Is Canadian architecture mediocre?
When the United Nations’ Human Development Index pronounced Canada the world’s best place to live, Canadians, goes the joke, demanded a recount. Two recent publications continue this domestic propensity to prove the Great White North is not quite worthy of such praise. The Conference Board of Canada’s How Canada Performs might just as well be called the “Report on Mediocrity” while conservative columnist Andrew Cohen’s book, The Unfinished Canadian, argues according to its publisher’s blurb, “our mythology, our jealousy, our complacency, our apathy, our amnesia, and our moderation are all part of the unbearable lightness of being Canadian.”
A bit harsh, wouldn’t you say? After all, it’s hard to rationally assess the world’s nations and not arrive at the conclusion we must be doing something right.
Cohen tackles architecture, or at least that in Ottawa, which he describes as largley “an eyesore.” While his equally acerbic claims against Ottawa’s restaurants and local arts scene are patent nonsense, there is merit in his architectural assessment (supported in his book, I must confess, by a quote I once gave the CBC). Hyperbole, however, is seldom the servant of insightful discourse, and the city does boast some fine recent architecture including the National Archives, S.I.T.E. Building, Algonguin Advanced Technolgy Centre and the National War Museum, all featured in past issues of Building, and is eagerly awaiting the completion of Fumihiko Maki’s Centre for the Aga Khan Development Network.
Cohen, however, wants to present Ottawa as a fitting capital for what Internet blogger Mathem Hayday, summarizing the book, calls “a nation unwilling to strive for (or even accept) greatness.” Does this really reflect the state of architecture and urban design in Canada today?
A definitive answer is problematic. Canada is a huge land mass with significantly different economic structures and levels of wealth. If one accepts the idea, as I do, that all great architecture is regional architecture, one must also factor in many subtly but importantly different cultures in radically varied landscapes and climates.
Overall, however, we appear to be muddling through. Visits to cities like Frankfurt, Cologne, Barcelona, Boston and Gothenburg suggest we do as well, even better than some while stops in Greater Amsterdam and London indicate others do better. But architectural success in Canadian cities ranges significantly. Strong urban planning and a recognizable architecture style, which led Architectural Record to dub Vancouver “the city of glass,” has resulted in that city consistently rating as one of the world’s elite. If the prolific developer work of such architects as James Cheng has contributed to this success without producing stunning landmarks, the city has supported the frequently creative work of the Henriquez Partners, the sustainable-design talents of Peter Busby, the urban design-industrial chic of Hotson Bakker Boniface Haden Architects and nurtured the influential, but grossly underused, Patkau practice. Still, the city seems short of good iconic punch lines.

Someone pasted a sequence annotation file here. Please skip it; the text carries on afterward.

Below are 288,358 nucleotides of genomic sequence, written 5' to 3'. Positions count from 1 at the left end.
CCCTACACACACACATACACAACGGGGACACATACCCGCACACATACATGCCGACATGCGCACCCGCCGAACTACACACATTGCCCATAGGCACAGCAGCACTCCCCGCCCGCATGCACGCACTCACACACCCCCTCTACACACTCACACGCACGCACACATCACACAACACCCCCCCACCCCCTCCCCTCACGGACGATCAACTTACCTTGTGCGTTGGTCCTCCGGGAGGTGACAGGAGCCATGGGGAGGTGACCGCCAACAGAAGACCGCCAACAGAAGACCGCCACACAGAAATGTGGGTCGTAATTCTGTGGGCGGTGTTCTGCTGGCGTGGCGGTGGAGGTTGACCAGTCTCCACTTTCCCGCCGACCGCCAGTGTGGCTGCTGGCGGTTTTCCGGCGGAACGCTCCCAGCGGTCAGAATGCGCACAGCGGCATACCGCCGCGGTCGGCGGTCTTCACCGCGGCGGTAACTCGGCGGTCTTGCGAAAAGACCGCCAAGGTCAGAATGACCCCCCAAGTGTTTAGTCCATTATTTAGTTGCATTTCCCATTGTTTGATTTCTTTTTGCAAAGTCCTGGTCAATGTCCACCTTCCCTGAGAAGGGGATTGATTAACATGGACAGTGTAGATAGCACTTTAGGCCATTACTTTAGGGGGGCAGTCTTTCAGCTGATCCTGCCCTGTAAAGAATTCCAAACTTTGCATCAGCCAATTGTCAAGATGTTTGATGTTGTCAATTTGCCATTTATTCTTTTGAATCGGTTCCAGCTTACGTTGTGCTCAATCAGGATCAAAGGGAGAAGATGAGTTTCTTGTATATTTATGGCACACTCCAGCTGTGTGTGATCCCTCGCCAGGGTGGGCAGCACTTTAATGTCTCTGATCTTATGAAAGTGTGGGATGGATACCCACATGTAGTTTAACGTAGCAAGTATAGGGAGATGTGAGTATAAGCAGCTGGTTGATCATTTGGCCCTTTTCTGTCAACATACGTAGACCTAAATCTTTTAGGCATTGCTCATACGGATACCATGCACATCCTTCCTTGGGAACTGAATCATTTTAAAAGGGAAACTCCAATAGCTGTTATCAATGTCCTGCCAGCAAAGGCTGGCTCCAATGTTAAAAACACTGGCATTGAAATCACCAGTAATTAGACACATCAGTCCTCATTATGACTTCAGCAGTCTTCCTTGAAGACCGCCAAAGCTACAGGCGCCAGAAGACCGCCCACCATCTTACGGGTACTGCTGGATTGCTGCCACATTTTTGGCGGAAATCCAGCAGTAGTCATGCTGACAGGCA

Not so Toronto, which has seen fit to import international all-stars to reverse two decades of steep urban decline with powerhouse projects. To be fair, the venerable Jack Diamond and the ubiquitous KPMB are also contributing to the city’s many new cultural facilities while the University of Toronto continues to act as the city state’s architectural Medici family. While firms like architectsAlliance and CORE Architects have pioneered good urban-savvy lofts/condos in both adapted and new buildings, the emerging generation of looming glass towers imported from Vancouver is proving that architecture frequently doesn’t travel well.
Montreal supports a solid cluster of design architects, responsible for exciting public-private ventures such as Quartier International (Daoust Lestage) and City Multimedia that surround North America’s finest historical yet dynamic old towns. Montreal also boasts fine university projects, and an exceptional talent in Saucier et Perrotte, although the city has unconscionably under-utilized this internationally renowned firm.
Winnipeg could have boasted a Saucier et Perrote icon for its showcase Human Rights Museum but lost to American Antoine Predock’s rather “Bilbao flash” design. Still the city is showing signs of design revival even if it lacks signature architects since IKOY packed up camp in the late 1990s. Meanwhile, Calgary, despite its wealth and long time resident talent like Jeremy Sturgess, has been thin on the ground in terms of both architecture and sensible urban design. Norman Foster’s planned EnCana building will hopefully raise the bar for future development. Finally, if the fine harbour city of Halifax has generally eschewed memorable architecture, Bryon Mackay-Lyons notwithstanding, at the other end of the country Victoria is overcoming the devastating “clear-cut” approach to development of the 1980s and 1990s with excellent urban design backed with strong architecture.
Sadly, there is a dearth of books on Canada’s current architecture scene despite the Canada Council’s best efforts. If there were, Mr. Cohen might just have to reconsider. Still, as IKOY’s Ron Keenburg never tires of telling me, relative goodness is no standard, only excellence counts.